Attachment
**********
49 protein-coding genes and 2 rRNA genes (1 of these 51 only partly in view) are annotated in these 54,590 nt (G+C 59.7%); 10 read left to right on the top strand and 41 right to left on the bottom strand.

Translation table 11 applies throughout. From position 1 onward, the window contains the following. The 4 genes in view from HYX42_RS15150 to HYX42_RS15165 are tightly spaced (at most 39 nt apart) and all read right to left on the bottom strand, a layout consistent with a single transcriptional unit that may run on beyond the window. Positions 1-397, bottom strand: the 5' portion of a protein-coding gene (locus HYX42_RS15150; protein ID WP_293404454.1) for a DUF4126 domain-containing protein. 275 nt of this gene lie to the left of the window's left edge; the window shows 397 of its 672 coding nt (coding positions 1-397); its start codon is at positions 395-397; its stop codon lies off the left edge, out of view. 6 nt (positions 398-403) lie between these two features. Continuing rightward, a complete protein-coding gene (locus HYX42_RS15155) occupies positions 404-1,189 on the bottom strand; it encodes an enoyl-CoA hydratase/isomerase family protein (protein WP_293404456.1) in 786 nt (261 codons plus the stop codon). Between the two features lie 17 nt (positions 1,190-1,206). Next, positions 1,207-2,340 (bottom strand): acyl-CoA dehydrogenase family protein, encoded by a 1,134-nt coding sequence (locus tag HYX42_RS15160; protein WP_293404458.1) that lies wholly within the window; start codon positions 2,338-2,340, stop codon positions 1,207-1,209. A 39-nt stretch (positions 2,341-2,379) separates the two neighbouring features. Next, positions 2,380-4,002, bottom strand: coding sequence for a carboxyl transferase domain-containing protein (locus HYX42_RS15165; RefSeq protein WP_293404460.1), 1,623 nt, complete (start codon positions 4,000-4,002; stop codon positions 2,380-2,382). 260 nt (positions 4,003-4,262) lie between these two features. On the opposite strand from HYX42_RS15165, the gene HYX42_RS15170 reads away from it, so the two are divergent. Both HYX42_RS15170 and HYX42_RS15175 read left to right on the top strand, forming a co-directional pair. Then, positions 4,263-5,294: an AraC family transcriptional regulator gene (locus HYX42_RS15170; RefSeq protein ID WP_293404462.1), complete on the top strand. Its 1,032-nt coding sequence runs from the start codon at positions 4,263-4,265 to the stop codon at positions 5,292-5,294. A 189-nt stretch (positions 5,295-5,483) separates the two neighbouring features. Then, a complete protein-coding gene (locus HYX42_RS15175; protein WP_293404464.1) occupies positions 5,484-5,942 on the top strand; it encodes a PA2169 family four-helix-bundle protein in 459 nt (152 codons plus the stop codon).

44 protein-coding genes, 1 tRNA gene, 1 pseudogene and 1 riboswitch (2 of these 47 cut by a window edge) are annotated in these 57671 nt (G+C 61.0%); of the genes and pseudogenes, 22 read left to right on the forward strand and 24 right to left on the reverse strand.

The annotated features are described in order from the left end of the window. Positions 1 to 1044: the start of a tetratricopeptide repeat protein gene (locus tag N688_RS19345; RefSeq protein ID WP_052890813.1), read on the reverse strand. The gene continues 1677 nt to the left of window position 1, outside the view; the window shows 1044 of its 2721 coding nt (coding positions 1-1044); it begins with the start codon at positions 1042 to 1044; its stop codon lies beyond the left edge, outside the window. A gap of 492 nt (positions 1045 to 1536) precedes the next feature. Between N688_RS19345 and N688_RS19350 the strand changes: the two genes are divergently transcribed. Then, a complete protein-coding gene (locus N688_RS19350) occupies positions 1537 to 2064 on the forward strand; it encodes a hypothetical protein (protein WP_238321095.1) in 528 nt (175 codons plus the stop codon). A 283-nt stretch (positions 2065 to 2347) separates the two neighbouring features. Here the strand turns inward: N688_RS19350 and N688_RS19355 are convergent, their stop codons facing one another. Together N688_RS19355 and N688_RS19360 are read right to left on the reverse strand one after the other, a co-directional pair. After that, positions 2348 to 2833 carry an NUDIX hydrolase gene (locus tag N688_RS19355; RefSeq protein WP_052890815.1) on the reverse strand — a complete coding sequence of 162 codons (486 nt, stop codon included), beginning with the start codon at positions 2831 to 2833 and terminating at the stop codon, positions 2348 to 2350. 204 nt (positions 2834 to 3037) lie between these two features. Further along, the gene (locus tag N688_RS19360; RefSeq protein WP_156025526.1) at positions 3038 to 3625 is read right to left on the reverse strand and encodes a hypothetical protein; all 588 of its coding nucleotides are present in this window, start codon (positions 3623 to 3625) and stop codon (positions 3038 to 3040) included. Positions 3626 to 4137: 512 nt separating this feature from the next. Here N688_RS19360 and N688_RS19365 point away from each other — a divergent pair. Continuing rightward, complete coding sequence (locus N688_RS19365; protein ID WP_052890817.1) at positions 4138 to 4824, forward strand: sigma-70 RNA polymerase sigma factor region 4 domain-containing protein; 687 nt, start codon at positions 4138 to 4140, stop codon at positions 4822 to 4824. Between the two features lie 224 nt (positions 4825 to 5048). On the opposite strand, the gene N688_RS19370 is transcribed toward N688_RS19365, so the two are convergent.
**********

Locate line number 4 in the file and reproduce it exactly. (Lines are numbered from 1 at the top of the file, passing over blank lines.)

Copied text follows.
The annotated features are described in order from the left end of the window. Positions 1 to 1044: the start of a tetratricopeptide repeat protein gene (locus tag N688_RS19345; RefSeq protein ID WP_052890813.1), read on the reverse strand. The gene continues 1677 nt to the left of window position 1, outside the view; the window shows 1044 of its 2721 coding nt (coding positions 1-1044); it begins with the start codon at positions 1042 to 1044; its stop codon lies beyond the left edge, outside the window. A gap of 492 nt (positions 1045 to 1536) precedes the next feature. Between N688_RS19345 and N688_RS19350 the strand changes: the two genes are divergently transcribed. Then, a complete protein-coding gene (locus N688_RS19350) occupies positions 1537 to 2064 on the forward strand; it encodes a hypothetical protein (protein WP_238321095.1) in 528 nt (175 codons plus the stop codon). A 283-nt stretch (positions 2065 to 2347) separates the two neighbouring features. Here the strand turns inward: N688_RS19350 and N688_RS19355 are convergent, their stop codons facing one another. Together N688_RS19355 and N688_RS19360 are read right to left on the reverse strand one after the other, a co-directional pair. After that, positions 2348 to 2833 carry an NUDIX hydrolase gene (locus tag N688_RS19355; RefSeq protein WP_052890815.1) on the reverse strand — a complete coding sequence of 162 codons (486 nt, stop codon included), beginning with the start codon at positions 2831 to 2833 and terminating at the stop codon, positions 2348 to 2350. 204 nt (positions 2834 to 3037) lie between these two features. Further along, the gene (locus tag N688_RS19360; RefSeq protein WP_156025526.1) at positions 3038 to 3625 is read right to left on the reverse strand and encodes a hypothetical protein; all 588 of its coding nucleotides are present in this window, start codon (positions 3623 to 3625) and stop codon (positions 3038 to 3040) included. Positions 3626 to 4137: 512 nt separating this feature from the next. Here N688_RS19360 and N688_RS19365 point away from each other — a divergent pair. Continuing rightward, complete coding sequence (locus N688_RS19365; protein ID WP_052890817.1) at positions 4138 to 4824, forward strand: sigma-70 RNA polymerase sigma factor region 4 domain-containing protein; 687 nt, start codon at positions 4138 to 4140, stop codon at positions 4822 to 4824. Between the two features lie 224 nt (positions 4825 to 5048). On the opposite strand, the gene N688_RS19370 is transcribed toward N688_RS19365, so the two are convergent.